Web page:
In any of these long term scenarios for macro-history I don’t think that the nation-state as we know it today will remain the central feature of political organization. Some form of political organization that is the successor to the nation-state system, and which evolves out of the nation-state system, is likely to prevail, but in the case of global, macro-historical developments, the geographically defined nation-state must give way to forms of political order less dependent upon geographical boundaries. It is not likely that the successor to the nation-state system will involve a complete dissolution of these boundaries, but rather a change in boundaries — their extension, extrapolation, or transformation.

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War and Peace, Again

28 May 2009

Thursday


After thinking through again what I wrote yesterday about the possibility of political, eschatological, and catastrophic philosophies of peace, I am convinced of the methodological value of seeking parallel formulations of conceptual pairs like war and peace, as well as classic philosophical oppositions such as truth and falsehood, beauty and ugliness, good and evil. I find that, though initially unlikely, it is after all a salutary conceptual exercise to force the mind to think unfamiliar thoughts such as philosophies of peace that mirror philosophies of war.

On reflection, it seems obvious that eschatological wars are started and fought with the desire to establish an eschatological peace, and that political wars are started and perpetuated with the end in mind of the establishment of a political peace. For fatalists, who believe that events befall unfortunate man, catastrophic war follows catastrophic peace, and so on iterating the pattern through history, without any regard to human action or desire. These are ways of viewing the world — the political, the eschatological, and the catastrophic — and they are expressed in war and peace alike. (I do not hold that Rapoport’s tripartite division of wars is an adequate typology, but it does have something to recommend it: it has proved food for thought, at very least.)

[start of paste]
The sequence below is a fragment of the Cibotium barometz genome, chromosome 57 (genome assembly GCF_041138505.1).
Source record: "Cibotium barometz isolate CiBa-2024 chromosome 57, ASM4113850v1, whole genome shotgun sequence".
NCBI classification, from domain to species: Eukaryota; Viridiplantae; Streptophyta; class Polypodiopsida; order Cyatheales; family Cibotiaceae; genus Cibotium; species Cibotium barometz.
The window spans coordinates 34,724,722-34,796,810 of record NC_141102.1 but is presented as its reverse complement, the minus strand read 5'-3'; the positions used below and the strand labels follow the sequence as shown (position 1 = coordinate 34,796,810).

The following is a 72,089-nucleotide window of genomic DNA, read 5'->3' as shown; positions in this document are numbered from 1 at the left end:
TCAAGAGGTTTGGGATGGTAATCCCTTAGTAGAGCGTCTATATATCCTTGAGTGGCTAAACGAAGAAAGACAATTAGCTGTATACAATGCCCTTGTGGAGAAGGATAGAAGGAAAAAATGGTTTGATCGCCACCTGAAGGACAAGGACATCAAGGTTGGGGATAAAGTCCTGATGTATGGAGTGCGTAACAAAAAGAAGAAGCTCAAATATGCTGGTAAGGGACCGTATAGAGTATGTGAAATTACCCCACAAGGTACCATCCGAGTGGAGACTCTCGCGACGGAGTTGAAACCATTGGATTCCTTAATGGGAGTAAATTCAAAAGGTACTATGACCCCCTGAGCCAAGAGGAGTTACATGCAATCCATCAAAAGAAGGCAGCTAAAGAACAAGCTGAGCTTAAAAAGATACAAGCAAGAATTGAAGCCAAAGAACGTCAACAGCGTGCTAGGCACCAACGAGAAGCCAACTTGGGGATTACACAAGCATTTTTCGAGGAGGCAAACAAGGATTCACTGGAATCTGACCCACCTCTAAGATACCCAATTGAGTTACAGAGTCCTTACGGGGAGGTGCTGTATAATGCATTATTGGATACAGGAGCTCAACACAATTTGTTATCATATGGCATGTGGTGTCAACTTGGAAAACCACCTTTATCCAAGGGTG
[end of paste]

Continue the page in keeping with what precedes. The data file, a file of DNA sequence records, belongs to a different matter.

The Principle of Conceptual Parallelism (explicitly formulated yesterday, but only now called by this name) proves itself in this meditation upon war and peace, and suggests its application more generally. It is a dialectical principle: the thesis is the original formulation of a theoretical context for a given concept; the antithesis is the parallel formulation of a theoretical context for the antithesis of the originally given concept; the synthesis is the broader, more comprehensive, and hopefully more coherent perspective that results from systematically expanding our conceptual scope and horizons.

That war, as a human institution, should force this explicit formulation of the Principle of Conceptual Parallelism upon me, ironically proves the conceptual fruitfulness of war. And this is but a start, an initial suggestion. I cannot regard the Principle of Conceptual Parallelism as finished in any sense. There remains the difficult question of defining the initial conceptual pair that enters into the dialectic of the principle, and other problems as well are to be expected. But it is at least a start.